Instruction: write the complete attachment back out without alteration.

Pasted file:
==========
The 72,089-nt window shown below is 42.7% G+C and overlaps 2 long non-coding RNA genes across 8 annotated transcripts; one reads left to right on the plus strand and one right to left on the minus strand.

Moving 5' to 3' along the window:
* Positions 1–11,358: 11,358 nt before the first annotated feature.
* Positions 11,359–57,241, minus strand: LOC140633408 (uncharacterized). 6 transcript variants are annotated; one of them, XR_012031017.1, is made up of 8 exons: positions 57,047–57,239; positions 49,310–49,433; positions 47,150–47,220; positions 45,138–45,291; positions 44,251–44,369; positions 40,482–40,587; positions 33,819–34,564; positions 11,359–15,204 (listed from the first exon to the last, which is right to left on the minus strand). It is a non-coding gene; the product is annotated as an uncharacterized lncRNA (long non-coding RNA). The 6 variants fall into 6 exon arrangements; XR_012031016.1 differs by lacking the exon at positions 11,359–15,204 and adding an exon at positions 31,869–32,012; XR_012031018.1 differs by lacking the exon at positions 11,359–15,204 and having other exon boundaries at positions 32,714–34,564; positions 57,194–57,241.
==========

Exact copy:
The 72,089-nt window shown below is 42.7% G+C and overlaps 2 long non-coding RNA genes across 8 annotated transcripts; one reads left to right on the plus strand and one right to left on the minus strand.

Moving 5' to 3' along the window:
* Positions 1–11,358: 11,358 nt before the first annotated feature.
* Positions 11,359–57,241, minus strand: LOC140633408 (uncharacterized). 6 transcript variants are annotated; one of them, XR_012031017.1, is made up of 8 exons: positions 57,047–57,239; positions 49,310–49,433; positions 47,150–47,220; positions 45,138–45,291; positions 44,251–44,369; positions 40,482–40,587; positions 33,819–34,564; positions 11,359–15,204 (listed from the first exon to the last, which is right to left on the minus strand). It is a non-coding gene; the product is annotated as an uncharacterized lncRNA (long non-coding RNA). The 6 variants fall into 6 exon arrangements; XR_012031016.1 differs by lacking the exon at positions 11,359–15,204 and adding an exon at positions 31,869–32,012; XR_012031018.1 differs by lacking the exon at positions 11,359–15,204 and having other exon boundaries at positions 32,714–34,564; positions 57,194–57,241.